“The shop was built on a pinky swear,” Ariel Cafarelli said, beaming. It took a long time before she and her business partner and apprentice Alli Shelly, both tattoo artists, would finally open their tattoo parlor, but their promise to each other was to build a welcoming, LGBTQIA-positive space.
Small details like old drawers and vintage prints add texture to the relaxed vibe. Shop owner Cafarelli identifies as genderfluid and genderqueer, Shelly identifies as queer. Before opening the shop, both artists had worked in other tattoo parlors and noticed that marginalized people, queer-identified folks in particular, encountered pushback.
“It kind of turned into this thing of having to explain a lot, and call people out on things, and explain what queer is,” Shelly said.
Rather than explain her identity in the workplaces, Cafarelli said she preferred to “remain a mystery” to her straight white male coworkers. They both recognized a need within their male-dominated industry for LGBTQIA-centered spaces where they didn’t need to explain and defend themselves. In August 2015 Cafarelli and Shelly opened Tailorbird Tattoo in South Minneapolis.
Tailorbird, along with nearby parlor Jackalope Tattoo, are two tattoo shops working to change the face and culture of Minneapolis’ tattoo industry. Through hiring practices and welcoming atmospheres, Jackalope and Tailorbird are rejecting toxic masculinity – an attribute pervasive within the male-dominated environment.
”It felt really important to – for our own selves too, not to come from a place of victimization. And, you know it felt more empowering to say what we want in the world rather than what feels really [messed] up. Even though we do say that,” Cafarelli said. Having their own shop and enforcing a mission to “cultivate positive tattoo experiences” that “oppose all forms of bigotry” means that the workplace culture doesn’t have to breed patriarchal, gender or racial bias.
“When I worked at a shop with seven other artists, the people of color and me notic[ed] all these things that then the self-identified straight white males were oblivious to, because they didn’t have [our] perspective,” Cafarelli said.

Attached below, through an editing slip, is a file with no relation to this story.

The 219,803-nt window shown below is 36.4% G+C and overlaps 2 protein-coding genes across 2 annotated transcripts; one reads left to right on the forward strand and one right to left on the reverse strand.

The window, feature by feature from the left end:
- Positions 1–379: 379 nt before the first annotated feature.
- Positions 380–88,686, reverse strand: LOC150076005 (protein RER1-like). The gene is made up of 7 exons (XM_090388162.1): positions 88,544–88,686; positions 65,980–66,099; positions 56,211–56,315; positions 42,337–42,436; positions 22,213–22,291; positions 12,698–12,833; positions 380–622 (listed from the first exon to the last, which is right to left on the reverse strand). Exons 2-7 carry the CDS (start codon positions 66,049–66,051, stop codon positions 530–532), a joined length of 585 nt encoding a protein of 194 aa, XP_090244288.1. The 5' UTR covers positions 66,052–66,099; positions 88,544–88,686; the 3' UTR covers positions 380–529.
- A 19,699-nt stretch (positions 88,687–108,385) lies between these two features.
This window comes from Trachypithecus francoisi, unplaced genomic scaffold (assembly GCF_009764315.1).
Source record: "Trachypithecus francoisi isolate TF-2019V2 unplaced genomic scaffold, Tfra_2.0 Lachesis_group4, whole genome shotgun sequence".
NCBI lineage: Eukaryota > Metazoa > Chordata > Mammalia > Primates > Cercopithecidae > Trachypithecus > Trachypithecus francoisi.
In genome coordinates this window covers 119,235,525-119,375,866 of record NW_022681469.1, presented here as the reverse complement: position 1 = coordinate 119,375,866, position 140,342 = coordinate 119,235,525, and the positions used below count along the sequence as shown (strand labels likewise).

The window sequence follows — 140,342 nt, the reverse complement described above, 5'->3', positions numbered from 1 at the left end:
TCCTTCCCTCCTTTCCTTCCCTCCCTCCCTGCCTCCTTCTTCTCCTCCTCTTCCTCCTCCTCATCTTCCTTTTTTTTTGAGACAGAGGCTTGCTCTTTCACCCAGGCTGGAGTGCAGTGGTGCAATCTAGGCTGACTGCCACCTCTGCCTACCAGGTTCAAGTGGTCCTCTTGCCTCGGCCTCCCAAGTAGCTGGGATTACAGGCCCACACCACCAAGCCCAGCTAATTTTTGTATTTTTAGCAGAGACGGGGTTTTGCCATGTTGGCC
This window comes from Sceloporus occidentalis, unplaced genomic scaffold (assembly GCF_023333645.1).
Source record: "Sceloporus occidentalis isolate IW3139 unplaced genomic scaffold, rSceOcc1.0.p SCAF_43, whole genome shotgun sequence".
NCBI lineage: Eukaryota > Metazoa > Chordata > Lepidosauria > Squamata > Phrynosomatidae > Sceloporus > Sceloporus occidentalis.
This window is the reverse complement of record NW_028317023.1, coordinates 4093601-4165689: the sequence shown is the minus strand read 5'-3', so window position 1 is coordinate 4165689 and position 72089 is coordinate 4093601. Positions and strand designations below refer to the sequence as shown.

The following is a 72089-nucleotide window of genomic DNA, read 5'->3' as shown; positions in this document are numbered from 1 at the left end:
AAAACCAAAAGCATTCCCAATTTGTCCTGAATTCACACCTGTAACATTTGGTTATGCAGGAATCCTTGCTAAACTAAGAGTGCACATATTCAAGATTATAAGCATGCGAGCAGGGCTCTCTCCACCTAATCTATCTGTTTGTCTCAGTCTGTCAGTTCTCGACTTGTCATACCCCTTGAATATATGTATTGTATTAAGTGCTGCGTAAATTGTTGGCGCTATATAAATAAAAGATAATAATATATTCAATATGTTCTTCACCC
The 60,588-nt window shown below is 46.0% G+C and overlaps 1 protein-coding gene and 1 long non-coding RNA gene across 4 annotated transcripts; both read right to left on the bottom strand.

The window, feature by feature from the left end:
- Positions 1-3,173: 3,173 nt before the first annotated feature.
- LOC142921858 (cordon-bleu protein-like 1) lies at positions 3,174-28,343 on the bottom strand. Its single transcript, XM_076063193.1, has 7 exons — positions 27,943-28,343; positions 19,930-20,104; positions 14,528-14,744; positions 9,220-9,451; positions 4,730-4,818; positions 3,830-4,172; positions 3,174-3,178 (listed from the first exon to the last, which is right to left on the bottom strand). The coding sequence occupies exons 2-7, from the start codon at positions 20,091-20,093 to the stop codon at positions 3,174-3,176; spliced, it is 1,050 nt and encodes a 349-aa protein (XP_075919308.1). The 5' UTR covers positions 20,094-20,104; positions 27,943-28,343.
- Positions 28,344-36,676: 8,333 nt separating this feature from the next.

Jackalope Tattoo, also located in South Minneapolis, shares a similar mission and offers a place for predominantly women and queer folks to gather and get inked. It’s a busy shop, owned and operated by Bambi Wendt. When Wendt opened the shop three years ago, she did not plan to only employ female tattoo artists. Now being entirely female-run is one of Jackalope Tattoo’s key features.
As we walked through the tattoo parlor, stopping to talk with the visitors and admiring the numerous paintings Wendt remarked, “[Art] takes over your life.”
Jackalope features numerous paintings Wendt made herself – dinosaurs that roam through forests, skulls and dragons. Even the plushy head of the shop’s namesake jackalope adorns the wall.
Art and creativity are crucial to Jackalope’s mission, but just as important is the shop’s message of empowerment and welcoming. Such a mission is especially important to the relationship of tattoo artist and client.
“Getting tattooed is scary. It’s scary enough to just walk through these doors. Let alone, you know, meet somebody and then have them permanently alter the way that you look,” Wendt said, ”and if you don’t feel comfortable when you’re making those choices you can feel pressured into the wrong choices.”
As a teenager, Wendt placed her child for adoption with a lesbian couple. Inclusivity has been an important theme of her life ever since. The experience contributed to the philosophy of Jackalope.
“People get tattooed for many different reasons. Some of them are healing reasons, some of them are very painful reasons, some of them are very frightening. They’re almost always changes of life, and those are always hard,” Wendt said. “I think that life is hard enough to have to feel judged when you walk through the door of a place that you turn to in a state that you are trying to make changes. I think it’s important to feel safe when you’re so vulnerable.”
“[What] we’ve done has actually given permission to other shops to do that,” Cafarelli said, “I do feel like we’re friends with a lot of other shops around town, and I’ve noticed the sort of shift in how people are approaching talking about racism and sexism and homophobia and transphobia and how that affects people.”